Citizenship agency launches interactive Web site
Portal designed to be more user-friendly, increase transparency
The U.S. Citizenship and Immigration Services (USCIS) has launched a revamped Web portal
that agency officials say is more user-friendly, interactive and informative than its predecessor.
The upgraded site allows applicants for citizenship and related benefits to follow the progress of their cases. They can choose to receive notifications through e-mail messages or text messages when the status of an application changes, the agency said.
The redesigned USCIS.gov has, for the first time, a Spanish language version. It also provides access to national trend data and raw data that can be used in additional applications. USCIS petitions and applications will be accessible through the case status feature, and include applications for naturalization and certificate of citizenship, as well as petitions related to the status of non-immigrant workers and relatives and fiancés from other nations.
“It’s part of a broader effort in this agency and it is in keeping with [Homeland Security Secretary Janet Napolitano’s] emphasis as well as the administration’s emphasis on transparency,” Alejandro Mayorkas, USCIS’ director, said in an interview Sept. 21. USCIS is an agency under the Homeland Security Department.
Mayorkas, Napolitano, and Jeffrey Zients – the Obama administration’s chief performance officer – are scheduled to announce the revamped USCIS.gov site at a press conference today. Mayorkas said the site is customer-centric and the public's response to new site will be the greatest benchmark of its success.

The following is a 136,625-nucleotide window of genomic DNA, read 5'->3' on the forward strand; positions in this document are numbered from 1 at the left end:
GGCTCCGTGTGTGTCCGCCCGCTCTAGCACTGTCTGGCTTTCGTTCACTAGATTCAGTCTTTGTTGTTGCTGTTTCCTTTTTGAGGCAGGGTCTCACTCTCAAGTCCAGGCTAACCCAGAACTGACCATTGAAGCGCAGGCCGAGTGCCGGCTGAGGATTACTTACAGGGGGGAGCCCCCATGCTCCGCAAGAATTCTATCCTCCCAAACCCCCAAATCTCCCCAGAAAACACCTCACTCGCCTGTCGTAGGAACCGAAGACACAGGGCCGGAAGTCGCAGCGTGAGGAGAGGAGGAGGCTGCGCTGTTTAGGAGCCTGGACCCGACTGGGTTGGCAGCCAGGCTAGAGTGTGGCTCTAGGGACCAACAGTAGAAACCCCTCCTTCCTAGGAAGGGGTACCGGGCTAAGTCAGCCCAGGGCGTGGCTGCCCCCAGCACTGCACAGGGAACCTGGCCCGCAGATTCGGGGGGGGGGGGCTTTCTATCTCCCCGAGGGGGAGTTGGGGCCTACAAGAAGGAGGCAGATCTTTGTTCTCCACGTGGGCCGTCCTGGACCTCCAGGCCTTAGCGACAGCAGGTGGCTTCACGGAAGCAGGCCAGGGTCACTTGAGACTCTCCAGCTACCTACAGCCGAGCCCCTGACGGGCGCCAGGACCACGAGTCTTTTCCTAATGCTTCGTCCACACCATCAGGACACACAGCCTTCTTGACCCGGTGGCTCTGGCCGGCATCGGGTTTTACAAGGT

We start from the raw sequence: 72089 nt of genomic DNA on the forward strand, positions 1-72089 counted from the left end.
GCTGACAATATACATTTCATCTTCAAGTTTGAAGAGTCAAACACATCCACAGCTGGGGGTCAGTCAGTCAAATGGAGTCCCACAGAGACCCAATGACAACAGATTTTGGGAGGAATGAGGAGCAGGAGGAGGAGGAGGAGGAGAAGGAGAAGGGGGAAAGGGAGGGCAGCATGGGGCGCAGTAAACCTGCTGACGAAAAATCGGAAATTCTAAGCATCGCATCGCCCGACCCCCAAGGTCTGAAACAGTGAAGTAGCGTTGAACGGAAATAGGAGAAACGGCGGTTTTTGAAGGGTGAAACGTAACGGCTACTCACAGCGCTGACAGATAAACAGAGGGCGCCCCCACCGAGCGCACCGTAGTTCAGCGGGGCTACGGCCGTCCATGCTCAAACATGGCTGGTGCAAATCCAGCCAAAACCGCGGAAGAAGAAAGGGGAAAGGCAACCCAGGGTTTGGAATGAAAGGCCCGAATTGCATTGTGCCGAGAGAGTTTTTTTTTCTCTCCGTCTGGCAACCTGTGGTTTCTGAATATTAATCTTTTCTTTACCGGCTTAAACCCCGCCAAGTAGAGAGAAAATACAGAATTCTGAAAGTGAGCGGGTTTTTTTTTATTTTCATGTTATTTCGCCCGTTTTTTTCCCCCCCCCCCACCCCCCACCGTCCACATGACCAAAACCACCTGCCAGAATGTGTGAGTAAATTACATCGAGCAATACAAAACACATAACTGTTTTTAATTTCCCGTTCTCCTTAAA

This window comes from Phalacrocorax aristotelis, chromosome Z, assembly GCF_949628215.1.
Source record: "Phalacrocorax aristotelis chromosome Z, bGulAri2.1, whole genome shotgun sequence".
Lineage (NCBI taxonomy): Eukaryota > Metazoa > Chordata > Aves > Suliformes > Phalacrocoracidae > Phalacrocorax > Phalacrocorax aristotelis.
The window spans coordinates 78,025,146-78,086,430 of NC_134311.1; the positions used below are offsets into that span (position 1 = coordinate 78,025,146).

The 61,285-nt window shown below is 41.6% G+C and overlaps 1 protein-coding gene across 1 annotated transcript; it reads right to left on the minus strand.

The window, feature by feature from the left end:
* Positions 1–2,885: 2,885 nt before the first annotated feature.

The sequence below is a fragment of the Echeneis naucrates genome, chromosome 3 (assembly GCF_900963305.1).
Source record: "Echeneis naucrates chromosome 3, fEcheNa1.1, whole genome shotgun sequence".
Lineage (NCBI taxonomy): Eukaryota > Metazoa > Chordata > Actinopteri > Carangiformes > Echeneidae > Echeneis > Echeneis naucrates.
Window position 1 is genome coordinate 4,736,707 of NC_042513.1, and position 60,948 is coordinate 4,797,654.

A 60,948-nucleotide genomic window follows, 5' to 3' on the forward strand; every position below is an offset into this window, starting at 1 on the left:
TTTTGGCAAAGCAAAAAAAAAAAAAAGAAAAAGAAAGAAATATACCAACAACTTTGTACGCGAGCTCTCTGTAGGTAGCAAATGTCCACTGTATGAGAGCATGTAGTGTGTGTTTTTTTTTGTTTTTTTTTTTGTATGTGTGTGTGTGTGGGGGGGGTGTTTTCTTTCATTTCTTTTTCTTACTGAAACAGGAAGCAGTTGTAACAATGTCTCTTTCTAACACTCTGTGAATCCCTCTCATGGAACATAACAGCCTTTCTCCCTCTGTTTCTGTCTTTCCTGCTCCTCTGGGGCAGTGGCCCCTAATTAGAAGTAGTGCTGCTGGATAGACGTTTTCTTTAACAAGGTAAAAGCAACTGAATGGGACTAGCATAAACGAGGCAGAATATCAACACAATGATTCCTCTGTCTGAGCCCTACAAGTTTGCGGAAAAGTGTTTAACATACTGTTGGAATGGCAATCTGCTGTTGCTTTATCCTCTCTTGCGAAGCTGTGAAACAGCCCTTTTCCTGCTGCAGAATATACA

USCIS developed the site in a hurry after President Barack Obama announced June 25 that the agency would launch the new portal in 90 days.
The government is using new technology "to reduce the unnecessary paperwork, backlogs, and the lack of transparency that's caused so many people so much heartache,” Obama said.
On the portal, a feature named “My Case Status” gives applicants or their representatives information about their cases in the context of the adjudication process, including relevant processing times. Users can also be able receive indications regarding whether their case has been transferred to another USCIS office.
Meanwhile, a new feature on the site named the“National Dashboard” lets users see graphs of processing times to compare different data sets and trends. The portal also gives users a new, improved search engine, according to USCIS.
Tom Parisi, chief of new media for USCIS, said the portal is unique because it gives people the opportunity to get the data in a CSV file format, in line with the administration’s effort to make more raw data available.
The USCIS site has traditionally been one of the most used government portals. According an agency spokesman, about 2.8 million users accessed the case status page on the legacy Web site each month. Parisi said the legacy USCIS.gov site got 230,000 users per day and each month got six million visitors and 25 million page views.
Mayorkas said the agency plans to continue to add features to site. In the coming months, the agency plans to continue to expand information available on the Spanish language Web site, improve access and searchability of forms.
“I think a consumer does receive more information [from the new site] in that they know not only where they are, but what the process is ahead of them and what are the anticipated time frames for each step in that process so they have some predictability to the future of their application,” Mayorkas said.